Prosecco producers toast success of China-EU trade deal
Hermoine Kitson in Veneto

Producers of quality Italian food and wine products say the Geographical Indication (GI) agreement between the EU and China is boosting trade links between the two countries.

The landmark deal came into effect one year ago and prosecco producers in Italy believe it's a crucial step in protecting their heritage.

Gianluca Bisol's family has been in the business since 1542 and he told CGTN Europe about the heritage associated with working the Veneto vineyards, "from when I was a child, I was in the vineyard working with my father, my uncle, my grandfather. So there is a passion that comes through the generations."



The hills between Conegliano and Valdobbiadene in the province of Treviso are part of a UNESCO world heritage site that is home to the country's highest quality Prosecco Superiore.


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It's one of 100 European products protected by a GI agreements with China and its DOCG (controlled and guaranteed designation of origin) status protects how and where it is made.

Cristina Zanin has worked for the company for 15 years and says the microclimate is crucial, "These are the best hills because we have a good wind from the Venetian lagoon and good protection given by the Dolomites (mountain range)," she explains. "All the production process is controlled by the consortium of Prosecco Superiore DOCG."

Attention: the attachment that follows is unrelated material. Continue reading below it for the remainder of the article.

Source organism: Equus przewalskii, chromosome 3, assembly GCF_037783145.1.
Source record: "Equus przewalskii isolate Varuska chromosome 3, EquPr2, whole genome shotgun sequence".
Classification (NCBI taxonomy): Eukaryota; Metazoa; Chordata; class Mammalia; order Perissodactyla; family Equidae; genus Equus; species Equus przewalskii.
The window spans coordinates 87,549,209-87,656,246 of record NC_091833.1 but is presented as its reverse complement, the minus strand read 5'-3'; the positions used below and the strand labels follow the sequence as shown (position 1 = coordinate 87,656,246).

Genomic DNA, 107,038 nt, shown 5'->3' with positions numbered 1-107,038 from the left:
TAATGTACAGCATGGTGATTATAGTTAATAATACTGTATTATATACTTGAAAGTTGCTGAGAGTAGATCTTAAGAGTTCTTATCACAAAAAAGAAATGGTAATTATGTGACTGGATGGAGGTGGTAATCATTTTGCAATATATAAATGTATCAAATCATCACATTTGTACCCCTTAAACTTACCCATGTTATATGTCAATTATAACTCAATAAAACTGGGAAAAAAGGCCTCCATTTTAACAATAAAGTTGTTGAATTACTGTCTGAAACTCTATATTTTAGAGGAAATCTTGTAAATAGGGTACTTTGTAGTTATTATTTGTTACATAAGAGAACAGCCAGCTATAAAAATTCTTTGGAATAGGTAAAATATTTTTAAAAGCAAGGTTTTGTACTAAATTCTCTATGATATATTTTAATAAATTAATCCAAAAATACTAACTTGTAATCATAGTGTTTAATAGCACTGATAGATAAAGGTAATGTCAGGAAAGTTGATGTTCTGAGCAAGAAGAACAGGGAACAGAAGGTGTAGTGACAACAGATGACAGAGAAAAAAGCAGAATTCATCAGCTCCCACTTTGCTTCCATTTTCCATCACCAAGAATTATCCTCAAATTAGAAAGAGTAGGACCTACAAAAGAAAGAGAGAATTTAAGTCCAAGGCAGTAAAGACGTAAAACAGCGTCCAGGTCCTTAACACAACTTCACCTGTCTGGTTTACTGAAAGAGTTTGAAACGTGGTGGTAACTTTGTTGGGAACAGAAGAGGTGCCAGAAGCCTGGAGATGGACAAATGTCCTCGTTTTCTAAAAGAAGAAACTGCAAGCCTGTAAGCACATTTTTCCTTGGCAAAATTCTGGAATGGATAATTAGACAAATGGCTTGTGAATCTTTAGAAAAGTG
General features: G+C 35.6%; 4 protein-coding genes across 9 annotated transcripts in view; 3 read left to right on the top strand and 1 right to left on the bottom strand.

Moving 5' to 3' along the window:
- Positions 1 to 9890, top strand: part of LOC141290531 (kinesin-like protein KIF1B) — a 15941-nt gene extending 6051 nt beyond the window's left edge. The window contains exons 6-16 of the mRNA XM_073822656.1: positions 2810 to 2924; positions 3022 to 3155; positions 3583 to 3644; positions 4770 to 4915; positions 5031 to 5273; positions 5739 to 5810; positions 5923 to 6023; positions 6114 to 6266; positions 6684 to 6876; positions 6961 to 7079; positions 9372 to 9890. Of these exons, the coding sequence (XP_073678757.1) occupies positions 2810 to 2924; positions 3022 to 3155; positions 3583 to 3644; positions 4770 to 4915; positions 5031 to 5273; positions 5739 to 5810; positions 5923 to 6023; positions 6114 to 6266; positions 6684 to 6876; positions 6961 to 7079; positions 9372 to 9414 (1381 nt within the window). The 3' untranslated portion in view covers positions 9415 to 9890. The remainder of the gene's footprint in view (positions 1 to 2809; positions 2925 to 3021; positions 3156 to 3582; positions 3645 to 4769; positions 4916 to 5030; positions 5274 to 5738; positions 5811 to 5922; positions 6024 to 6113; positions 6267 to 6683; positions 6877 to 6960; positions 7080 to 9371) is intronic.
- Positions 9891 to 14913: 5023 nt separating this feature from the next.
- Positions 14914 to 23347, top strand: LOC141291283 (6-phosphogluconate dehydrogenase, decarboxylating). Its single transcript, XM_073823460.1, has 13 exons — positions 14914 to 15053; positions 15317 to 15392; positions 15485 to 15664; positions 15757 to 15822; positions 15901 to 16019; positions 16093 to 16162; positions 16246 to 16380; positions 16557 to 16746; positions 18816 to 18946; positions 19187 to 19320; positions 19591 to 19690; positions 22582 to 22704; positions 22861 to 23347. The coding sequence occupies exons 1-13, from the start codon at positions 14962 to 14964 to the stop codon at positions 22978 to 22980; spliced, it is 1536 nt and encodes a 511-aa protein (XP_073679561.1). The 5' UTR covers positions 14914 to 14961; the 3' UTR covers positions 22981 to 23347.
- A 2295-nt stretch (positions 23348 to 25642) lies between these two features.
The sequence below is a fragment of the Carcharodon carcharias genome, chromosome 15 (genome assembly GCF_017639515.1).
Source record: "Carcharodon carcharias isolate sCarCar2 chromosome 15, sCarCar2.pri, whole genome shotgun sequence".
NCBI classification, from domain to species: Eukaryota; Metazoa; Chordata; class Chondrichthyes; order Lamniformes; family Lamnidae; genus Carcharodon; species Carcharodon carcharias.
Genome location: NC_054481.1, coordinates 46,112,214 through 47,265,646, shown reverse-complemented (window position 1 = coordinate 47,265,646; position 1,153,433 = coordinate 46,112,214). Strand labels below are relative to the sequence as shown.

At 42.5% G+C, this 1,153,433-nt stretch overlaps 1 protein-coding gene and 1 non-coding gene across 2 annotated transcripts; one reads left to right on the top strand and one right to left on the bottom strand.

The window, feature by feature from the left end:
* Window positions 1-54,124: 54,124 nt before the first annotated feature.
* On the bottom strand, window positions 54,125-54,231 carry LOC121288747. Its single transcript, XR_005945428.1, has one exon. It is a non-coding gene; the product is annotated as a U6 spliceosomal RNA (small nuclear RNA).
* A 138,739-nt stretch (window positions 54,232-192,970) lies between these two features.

Italy now has around 10 percent of the market share of wines imported to China.


Bisol was the first company to start exporting prosecco to China, 25 years ago.

"A lot of people told me you can't sell prosecco in China because the Chinese people only drink red wine, but now you can see that the numbers are very interesting. For us, there is incredible potential. It's just a matter of time."

Other Italian products on the list include Parmigiano-Reggiano cheese, prosciutto di Parma ham and Moderna's balsamic vinegar.

In the next three years, the scope of the GI agreement will expand to cover an additional 175 products made in Europe and China.

The European Commission says the deal is a win for all, as it protects both producers and consumers.

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